We now consider the case in which it is desired to access the cell CELij, this cell belonging to the line i and to the column j (
As an example, as illustrated in
The cell is then programmed by hot electrons. In this regard, it should be noted here, that the invention is noteworthy in the sense that, since the layer of gate material MTLj forms an equipotential, all the access transistors, that is to say all the elementary access transistors, are on and contribute to delivering the programming current to the cell in question. Of course, the predominant contribution is provided by the access transistor of the cell and the contribution of an access transistor is smaller the further away this access transistor is from the memory cell to which access is made.
Of course, since it is desirable to access only a single cell of this column and since all the access transistors of the cells of this column are on, it is then necessary, so as not to affect the other cells CELmj (m different from i) of the same column, to apply equal voltages to the contacts BLC and SLC of these memory cells. In other words, since in the present case the voltage VSLC is fixed at 5 volts, a voltage of 5 volts will be applied to the drains (bit line) of the other cells of the column.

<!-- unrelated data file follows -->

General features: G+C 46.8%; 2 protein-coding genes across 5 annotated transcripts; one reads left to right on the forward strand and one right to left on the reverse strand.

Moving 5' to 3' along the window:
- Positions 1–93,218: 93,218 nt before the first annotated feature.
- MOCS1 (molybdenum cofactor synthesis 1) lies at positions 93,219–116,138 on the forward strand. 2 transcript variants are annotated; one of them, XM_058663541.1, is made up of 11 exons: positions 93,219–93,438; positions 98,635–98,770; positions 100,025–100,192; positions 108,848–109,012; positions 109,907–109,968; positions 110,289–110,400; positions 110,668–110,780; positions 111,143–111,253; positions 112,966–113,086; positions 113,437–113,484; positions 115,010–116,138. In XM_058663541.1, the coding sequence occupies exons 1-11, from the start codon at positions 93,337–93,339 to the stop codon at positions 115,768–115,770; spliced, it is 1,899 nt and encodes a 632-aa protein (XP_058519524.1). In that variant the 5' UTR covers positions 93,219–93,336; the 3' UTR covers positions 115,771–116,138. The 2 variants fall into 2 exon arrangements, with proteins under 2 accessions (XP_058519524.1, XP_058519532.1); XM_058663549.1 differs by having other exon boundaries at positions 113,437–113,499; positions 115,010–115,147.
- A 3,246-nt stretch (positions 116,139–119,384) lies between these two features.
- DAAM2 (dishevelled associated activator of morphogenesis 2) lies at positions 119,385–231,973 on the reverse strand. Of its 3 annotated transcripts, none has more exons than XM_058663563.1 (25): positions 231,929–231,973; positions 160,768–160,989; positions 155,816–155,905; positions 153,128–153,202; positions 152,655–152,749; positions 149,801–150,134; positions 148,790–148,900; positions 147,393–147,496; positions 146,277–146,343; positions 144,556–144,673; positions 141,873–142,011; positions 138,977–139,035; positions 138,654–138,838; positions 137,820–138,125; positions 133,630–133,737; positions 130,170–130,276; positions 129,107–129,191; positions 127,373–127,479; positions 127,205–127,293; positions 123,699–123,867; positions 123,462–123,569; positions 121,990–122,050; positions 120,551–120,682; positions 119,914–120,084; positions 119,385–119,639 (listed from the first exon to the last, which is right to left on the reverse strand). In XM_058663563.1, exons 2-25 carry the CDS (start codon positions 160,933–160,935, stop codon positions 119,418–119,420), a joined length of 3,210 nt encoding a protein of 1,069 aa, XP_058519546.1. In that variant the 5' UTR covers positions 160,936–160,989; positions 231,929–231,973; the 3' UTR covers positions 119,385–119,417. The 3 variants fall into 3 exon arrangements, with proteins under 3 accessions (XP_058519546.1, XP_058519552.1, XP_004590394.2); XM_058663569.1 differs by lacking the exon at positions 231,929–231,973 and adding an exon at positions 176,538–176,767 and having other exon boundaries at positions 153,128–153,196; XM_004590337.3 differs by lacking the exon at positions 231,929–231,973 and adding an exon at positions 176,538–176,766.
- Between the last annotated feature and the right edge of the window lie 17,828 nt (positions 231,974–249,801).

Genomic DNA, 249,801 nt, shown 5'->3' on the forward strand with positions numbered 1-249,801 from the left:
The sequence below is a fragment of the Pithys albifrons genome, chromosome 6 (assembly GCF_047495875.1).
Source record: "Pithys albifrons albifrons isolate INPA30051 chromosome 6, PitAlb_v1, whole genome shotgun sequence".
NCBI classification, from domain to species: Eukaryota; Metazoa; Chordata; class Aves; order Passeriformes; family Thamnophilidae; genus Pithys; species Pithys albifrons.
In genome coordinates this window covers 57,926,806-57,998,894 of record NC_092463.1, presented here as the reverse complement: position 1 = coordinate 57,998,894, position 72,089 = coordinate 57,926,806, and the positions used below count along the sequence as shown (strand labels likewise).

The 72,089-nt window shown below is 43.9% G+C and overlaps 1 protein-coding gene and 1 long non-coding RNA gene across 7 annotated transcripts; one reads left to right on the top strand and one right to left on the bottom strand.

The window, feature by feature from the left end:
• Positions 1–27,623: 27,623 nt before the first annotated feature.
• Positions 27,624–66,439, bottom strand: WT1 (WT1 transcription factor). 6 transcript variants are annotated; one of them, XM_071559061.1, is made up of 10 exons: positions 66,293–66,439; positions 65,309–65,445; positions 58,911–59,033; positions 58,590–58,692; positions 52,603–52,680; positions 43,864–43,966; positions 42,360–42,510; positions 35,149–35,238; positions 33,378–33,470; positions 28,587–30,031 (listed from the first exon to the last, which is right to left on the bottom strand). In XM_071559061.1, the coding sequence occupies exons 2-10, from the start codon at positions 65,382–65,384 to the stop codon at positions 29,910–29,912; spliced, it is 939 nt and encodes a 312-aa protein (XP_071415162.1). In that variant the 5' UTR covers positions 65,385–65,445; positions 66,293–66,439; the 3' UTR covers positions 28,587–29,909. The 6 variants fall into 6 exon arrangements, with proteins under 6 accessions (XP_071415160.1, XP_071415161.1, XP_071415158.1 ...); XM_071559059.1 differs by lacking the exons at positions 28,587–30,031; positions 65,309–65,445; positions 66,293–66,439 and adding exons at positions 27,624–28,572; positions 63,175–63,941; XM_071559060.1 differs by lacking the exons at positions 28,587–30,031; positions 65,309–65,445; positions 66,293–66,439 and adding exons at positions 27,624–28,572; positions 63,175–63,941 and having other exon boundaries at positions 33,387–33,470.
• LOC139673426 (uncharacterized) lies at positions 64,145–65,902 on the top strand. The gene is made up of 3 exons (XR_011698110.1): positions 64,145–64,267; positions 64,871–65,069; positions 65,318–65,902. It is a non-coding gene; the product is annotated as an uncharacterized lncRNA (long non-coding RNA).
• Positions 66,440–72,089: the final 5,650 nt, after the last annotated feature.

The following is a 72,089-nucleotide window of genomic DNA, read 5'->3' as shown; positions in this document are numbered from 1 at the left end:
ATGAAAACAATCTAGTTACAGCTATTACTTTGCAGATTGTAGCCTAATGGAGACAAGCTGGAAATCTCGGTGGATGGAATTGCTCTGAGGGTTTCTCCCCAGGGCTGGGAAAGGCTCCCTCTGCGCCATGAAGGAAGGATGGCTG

Regarding the cells CELmn (n different from j), that is to say the cells belonging to the columns other than the column that includes the cell to which access is made, the bias means MPL2 apply a voltage VMTL equal to the voltage VSLC to the gates of the access transistors MTLn. Thus, all the access transistors of the cells of these other columns are off, since the gate/source voltage difference is zero. It should be noted here that very good isolation between two neighbouring bit lines is achieved.
If it is now desired to access the cell CELij in read mode, the bias means MPL2 apply a voltage equal to 0 volts to the gates of the access transistors and a voltage equal to 3.3 volts to the sources of the access transistors, so as to turn on the access transistors of the cells of the columns. In this read state, the drain/source voltage difference of the floating-gate transistor is intentionally limited to −1 volt so as to avoid very slow reprogramming of the memory cell. A voltage on the drain of 2.3 volts will then be chosen. The substrate BK will be biased with 3.3 volts. In addition, for example, the contact PSB will be earthed and 3.3 volts applied to the contact PC1.
The erasing of the cells of two neighbouring columns is of the Fowler-Nordheim type. More specifically, in this erase state, the bias means cause Fowler-Nordheim erasing by applying a voltage to the first active zones RG1 which is much higher than that applied to the source regions of the access transistors and to the drain and substrate regions of the floating-gate transistors.